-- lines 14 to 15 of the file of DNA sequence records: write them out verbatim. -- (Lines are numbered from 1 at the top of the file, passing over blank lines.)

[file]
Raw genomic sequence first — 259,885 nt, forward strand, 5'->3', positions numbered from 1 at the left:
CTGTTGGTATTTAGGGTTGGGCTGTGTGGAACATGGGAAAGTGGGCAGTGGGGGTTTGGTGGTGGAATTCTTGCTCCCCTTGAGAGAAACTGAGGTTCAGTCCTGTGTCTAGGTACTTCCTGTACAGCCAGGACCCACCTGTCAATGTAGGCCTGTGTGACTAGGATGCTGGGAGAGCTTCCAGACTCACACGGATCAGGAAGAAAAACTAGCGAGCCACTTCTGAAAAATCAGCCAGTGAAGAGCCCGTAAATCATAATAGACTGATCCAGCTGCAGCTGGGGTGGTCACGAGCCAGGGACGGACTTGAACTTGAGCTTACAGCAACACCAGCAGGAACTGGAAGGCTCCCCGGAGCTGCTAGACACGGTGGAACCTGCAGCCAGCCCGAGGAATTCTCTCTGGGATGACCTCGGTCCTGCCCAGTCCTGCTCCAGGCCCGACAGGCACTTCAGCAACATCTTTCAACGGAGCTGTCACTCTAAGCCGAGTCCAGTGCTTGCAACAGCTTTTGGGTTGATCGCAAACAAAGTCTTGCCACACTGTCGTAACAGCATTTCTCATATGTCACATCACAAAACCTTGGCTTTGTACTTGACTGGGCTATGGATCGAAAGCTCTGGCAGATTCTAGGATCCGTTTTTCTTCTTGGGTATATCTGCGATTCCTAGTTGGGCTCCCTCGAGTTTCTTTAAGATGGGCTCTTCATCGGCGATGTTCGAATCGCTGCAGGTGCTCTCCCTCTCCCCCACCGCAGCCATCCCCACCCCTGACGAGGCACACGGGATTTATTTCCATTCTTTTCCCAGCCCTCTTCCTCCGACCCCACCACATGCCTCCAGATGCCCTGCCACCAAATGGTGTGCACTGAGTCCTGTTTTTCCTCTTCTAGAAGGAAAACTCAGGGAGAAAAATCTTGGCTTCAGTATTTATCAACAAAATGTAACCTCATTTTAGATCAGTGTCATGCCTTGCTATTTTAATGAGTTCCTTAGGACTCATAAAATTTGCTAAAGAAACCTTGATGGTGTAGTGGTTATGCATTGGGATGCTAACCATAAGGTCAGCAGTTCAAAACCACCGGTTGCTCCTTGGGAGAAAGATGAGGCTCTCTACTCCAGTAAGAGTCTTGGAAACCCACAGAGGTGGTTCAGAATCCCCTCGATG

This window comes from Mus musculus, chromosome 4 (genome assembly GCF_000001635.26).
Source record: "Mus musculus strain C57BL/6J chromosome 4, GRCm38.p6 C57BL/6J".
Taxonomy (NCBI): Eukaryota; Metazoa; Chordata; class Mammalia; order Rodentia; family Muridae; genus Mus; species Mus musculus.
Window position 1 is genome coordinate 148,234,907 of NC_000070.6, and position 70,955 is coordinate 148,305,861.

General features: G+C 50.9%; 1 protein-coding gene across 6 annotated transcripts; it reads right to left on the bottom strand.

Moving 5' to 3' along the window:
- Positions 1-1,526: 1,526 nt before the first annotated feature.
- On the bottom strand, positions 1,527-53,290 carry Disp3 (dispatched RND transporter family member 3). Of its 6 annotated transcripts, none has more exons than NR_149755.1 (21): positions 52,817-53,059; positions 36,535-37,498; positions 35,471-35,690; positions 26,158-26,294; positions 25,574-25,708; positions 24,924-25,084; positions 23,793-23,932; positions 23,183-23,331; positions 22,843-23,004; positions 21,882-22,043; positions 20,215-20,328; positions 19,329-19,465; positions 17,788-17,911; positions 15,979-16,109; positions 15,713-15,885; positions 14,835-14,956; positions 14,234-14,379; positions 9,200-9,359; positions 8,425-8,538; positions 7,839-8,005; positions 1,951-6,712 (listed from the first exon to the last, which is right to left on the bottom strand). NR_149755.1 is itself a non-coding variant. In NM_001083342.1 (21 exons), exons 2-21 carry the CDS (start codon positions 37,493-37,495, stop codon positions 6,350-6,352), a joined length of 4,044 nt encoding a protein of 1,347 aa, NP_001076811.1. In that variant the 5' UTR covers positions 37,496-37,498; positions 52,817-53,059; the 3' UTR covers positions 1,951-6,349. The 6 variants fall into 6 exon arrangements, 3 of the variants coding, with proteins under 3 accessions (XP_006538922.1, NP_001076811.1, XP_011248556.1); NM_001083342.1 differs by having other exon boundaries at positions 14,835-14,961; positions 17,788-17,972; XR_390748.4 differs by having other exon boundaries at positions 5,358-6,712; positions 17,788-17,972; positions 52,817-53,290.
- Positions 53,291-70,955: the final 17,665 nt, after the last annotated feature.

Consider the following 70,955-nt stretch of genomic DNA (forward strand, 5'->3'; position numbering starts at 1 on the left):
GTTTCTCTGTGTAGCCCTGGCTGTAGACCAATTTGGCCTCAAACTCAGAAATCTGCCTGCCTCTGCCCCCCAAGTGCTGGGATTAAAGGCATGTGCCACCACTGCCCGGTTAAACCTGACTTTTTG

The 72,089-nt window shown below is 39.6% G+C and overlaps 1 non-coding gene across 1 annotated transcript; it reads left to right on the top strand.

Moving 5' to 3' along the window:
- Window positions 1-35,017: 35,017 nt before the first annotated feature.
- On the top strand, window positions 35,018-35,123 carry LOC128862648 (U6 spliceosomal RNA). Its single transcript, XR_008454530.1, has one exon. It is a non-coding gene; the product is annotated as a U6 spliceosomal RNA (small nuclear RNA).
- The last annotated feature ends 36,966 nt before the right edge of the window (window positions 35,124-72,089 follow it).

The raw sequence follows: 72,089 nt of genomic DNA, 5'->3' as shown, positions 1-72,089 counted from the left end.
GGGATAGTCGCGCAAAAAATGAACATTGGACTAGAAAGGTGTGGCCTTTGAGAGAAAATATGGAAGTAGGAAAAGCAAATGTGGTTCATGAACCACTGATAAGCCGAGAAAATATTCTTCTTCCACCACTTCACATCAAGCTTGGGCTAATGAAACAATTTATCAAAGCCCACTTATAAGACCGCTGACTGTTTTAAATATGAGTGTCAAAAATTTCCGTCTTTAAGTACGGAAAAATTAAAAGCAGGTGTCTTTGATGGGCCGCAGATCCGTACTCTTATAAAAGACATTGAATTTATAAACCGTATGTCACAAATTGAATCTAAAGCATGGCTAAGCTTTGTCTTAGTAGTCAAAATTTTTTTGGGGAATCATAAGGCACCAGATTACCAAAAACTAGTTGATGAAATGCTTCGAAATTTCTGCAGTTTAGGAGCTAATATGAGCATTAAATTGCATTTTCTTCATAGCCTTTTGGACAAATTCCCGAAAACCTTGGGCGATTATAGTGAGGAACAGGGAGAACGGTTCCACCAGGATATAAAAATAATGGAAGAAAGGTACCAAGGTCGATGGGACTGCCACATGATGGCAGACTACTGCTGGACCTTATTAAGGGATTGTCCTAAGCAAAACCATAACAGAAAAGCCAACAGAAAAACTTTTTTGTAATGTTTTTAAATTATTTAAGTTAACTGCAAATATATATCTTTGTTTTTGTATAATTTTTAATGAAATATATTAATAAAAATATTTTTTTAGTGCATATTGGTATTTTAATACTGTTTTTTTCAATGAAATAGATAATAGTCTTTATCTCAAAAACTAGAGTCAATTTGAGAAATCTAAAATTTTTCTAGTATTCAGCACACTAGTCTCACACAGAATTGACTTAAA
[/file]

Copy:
The 72,089-nt window shown below is 39.6% G+C and overlaps 1 non-coding gene across 1 annotated transcript; it reads left to right on the top strand.

Moving 5' to 3' along the window: